Pediatric Advocacy Program

Training in Community Peds & Legislative Advocacy


APA

StAT residents, Dr. Elysia Alvarez and Dr. Abi Pitts, have been named 2013 APA New Century Scholars. "These NCScholars—all second year pediatric residents—have been selected for their potential to become future leaders in academic pediatric research and education, particularly in the areas of child health and health care inequities, social determinants of health, and culturally-informed care in medical education." Read more ...

Overview

The resident training program at Lucile Packard Children's Hospital (LPCH) provides residents with several opportunities to work in the community, and to develop and practice advocacy skills.

Tier 1: Community Pediatrics and Child Advocacy Rotation (PGY 1): Interns are exposed to a variety of children's services in the community. During this rotation residents are also introduced to basic concepts of physician advocacy and develop skills through participation in a year long community-based advocacy project. Each intern works on a specific part of the advocacy project during his/her month long community advocacy rotation.

Tier 2: Adolescent Medicine and Advocacy Rotation (PGY2): Residents gain skills in policy and media level advocacy by engaging with LPCH government and media relations officers, and faculty engaged in advocacy activities. During this rotation residents engage in individual advocacy projects where they pick a "hot topic" from a list of adolescent health issues (i.e. teen pregnancy, tobacco prevention, sexually transmitted infections, etc.). Residents engage in policy and media advocacy activities around their hot topic with letter writing, phone calls to legislators and the AAP, letters to the editor, noon conferences, etc.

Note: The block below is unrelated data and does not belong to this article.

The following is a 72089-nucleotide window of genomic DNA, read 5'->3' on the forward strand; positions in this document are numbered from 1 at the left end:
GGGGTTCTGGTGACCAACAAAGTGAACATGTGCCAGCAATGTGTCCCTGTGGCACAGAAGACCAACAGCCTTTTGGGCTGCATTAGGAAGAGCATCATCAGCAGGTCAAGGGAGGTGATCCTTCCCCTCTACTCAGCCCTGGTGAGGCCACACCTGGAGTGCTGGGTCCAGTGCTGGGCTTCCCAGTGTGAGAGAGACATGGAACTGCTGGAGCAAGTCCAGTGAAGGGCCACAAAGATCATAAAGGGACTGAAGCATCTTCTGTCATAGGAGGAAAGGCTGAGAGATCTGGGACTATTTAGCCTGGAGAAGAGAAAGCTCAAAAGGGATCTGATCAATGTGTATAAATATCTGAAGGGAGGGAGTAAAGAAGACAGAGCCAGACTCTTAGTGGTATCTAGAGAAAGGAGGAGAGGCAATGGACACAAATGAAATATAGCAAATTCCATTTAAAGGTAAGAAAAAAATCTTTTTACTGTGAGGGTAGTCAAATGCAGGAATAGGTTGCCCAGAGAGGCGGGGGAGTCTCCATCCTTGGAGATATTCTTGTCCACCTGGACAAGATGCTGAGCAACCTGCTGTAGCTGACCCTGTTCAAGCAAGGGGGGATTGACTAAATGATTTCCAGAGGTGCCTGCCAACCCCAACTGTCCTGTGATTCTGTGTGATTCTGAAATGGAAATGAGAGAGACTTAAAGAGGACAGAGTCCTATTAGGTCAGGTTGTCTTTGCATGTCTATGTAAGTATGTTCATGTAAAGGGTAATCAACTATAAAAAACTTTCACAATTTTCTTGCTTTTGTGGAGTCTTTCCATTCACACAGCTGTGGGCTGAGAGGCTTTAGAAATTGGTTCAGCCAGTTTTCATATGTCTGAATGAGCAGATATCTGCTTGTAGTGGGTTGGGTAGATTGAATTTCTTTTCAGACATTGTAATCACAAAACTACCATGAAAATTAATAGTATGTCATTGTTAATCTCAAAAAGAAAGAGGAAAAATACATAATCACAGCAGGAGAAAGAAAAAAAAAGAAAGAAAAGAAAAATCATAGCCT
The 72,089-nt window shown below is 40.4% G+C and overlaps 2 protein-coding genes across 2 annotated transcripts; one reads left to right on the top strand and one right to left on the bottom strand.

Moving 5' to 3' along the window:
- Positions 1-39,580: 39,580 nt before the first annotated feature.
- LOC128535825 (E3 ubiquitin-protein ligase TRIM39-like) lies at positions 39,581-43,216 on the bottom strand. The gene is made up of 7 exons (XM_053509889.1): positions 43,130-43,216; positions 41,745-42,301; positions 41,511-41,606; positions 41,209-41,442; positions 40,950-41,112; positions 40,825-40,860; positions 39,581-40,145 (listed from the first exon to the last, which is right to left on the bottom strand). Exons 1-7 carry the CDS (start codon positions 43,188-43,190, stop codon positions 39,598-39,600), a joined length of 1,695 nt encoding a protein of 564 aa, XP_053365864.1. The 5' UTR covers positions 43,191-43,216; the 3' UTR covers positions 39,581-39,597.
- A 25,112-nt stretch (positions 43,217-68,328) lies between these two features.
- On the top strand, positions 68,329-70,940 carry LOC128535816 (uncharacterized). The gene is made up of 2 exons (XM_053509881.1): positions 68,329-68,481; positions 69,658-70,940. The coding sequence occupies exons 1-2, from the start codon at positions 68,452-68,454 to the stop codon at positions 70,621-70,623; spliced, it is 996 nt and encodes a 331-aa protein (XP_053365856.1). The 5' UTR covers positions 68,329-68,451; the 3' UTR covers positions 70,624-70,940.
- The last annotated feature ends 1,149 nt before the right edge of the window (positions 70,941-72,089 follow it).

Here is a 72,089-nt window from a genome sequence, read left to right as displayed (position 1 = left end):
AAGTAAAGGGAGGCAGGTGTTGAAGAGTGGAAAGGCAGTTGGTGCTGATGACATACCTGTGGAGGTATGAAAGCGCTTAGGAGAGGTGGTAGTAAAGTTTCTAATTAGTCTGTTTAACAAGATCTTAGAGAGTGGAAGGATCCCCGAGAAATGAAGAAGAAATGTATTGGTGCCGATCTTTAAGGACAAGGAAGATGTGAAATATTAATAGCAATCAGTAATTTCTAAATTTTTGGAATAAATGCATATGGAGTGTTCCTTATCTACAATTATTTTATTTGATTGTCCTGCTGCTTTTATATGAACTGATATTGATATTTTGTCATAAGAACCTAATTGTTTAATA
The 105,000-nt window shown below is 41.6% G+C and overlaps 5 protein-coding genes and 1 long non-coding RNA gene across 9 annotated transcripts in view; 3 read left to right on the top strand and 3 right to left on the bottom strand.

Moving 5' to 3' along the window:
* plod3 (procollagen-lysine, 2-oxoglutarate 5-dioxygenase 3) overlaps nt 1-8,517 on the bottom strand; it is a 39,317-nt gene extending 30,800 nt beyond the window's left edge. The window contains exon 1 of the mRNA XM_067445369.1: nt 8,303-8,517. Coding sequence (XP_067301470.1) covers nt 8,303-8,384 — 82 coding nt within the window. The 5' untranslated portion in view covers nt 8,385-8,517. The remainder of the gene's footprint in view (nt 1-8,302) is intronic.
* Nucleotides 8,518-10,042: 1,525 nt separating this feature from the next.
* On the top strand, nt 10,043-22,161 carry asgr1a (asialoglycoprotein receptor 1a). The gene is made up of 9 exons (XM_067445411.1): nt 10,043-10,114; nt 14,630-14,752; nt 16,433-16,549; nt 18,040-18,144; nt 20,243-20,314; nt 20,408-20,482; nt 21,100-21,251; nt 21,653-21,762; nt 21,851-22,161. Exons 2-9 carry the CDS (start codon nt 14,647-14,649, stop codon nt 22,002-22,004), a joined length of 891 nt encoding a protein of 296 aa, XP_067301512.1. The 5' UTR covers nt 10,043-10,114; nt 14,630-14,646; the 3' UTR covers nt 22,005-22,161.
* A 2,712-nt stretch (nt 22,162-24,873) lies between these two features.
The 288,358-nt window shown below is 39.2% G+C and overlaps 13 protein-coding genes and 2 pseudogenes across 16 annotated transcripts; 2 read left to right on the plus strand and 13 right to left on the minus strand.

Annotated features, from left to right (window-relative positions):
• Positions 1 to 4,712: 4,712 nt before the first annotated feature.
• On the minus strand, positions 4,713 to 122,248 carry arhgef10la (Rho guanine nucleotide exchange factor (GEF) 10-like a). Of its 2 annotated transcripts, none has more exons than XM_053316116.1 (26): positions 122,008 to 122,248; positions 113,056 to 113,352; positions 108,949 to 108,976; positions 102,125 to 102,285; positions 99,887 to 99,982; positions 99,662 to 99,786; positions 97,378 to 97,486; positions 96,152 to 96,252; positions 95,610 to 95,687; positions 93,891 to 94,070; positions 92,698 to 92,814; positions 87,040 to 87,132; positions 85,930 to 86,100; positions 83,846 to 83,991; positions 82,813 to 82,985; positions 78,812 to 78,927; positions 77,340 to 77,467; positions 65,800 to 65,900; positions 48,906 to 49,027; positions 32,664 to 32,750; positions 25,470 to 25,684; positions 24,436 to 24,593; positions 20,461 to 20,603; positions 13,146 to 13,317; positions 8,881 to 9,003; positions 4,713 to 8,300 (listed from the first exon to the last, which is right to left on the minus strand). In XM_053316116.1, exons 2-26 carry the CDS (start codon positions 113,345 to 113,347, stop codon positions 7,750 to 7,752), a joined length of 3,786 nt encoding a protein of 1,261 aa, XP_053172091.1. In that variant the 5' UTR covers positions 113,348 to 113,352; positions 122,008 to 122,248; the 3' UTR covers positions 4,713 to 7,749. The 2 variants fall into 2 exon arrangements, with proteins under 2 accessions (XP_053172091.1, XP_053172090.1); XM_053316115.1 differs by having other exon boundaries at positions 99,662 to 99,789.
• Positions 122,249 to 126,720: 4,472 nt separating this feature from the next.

Tier 3: Stanford Advocacy Track "STAT" (PGY1-PGY3): Residents with an interest in expanding their advocacy skills and working in the community to develop an independent advocacy project may apply for StAT (Stanford Advocacy Track). The advocacy staff work closely with residents to develop individual child health advocacy projects. During PGY1, residents identify a child advocacy topic of interest, apply for STAT, establish community partnerships, and develop project goals. Residents use PGYs 2 and 3 to implement and evaluate their project. As part of the STAT program, residents will participate in a StAT rotation during PGY2 and receive specialized training in community engagement and advocacy, with protected time to work on their STAT projects. Residents also participate in quarterly StAT meetings and resident-run journal clubs. For more information about STAT program, see the STAT webpage.

Other: All residents can attend the monthly noon Bay Area Pediatric Advocacy lecture series, which covers a variety of child health topics, with implications for local, state, and federal level advocacy.

 

PGY 1

PGY 2

PGY 3

All Residents
Mandatory Rotations
Com Peds & Child Advocacy Rotation
Health Policy and Media Advocacy Rotation
Advocacy Project

Intern Class Project

Jr. Class Project

 

Didactics

Bay Area Child Advocacy Lectures

 

Self- selected StAT
Residents

Advocacy Project

Apply for STAT

Conduct Individual StAT Proj

Advanced Training
 
Month long StAT Rotation
Didactics
Quarterly StAT Dinners & Journal Clubs

 

Publications:

Sectish, TC, Rosenberg, AR, Pageler, NM, Chamberlain, LJ, Burgos, A, Stuart, E. Making Pediatrics Residency Programs Family Friendly: Views along the professional educational continuum. J Pediatr. 2006;149:1-2.

Stanford Medicine Resources:

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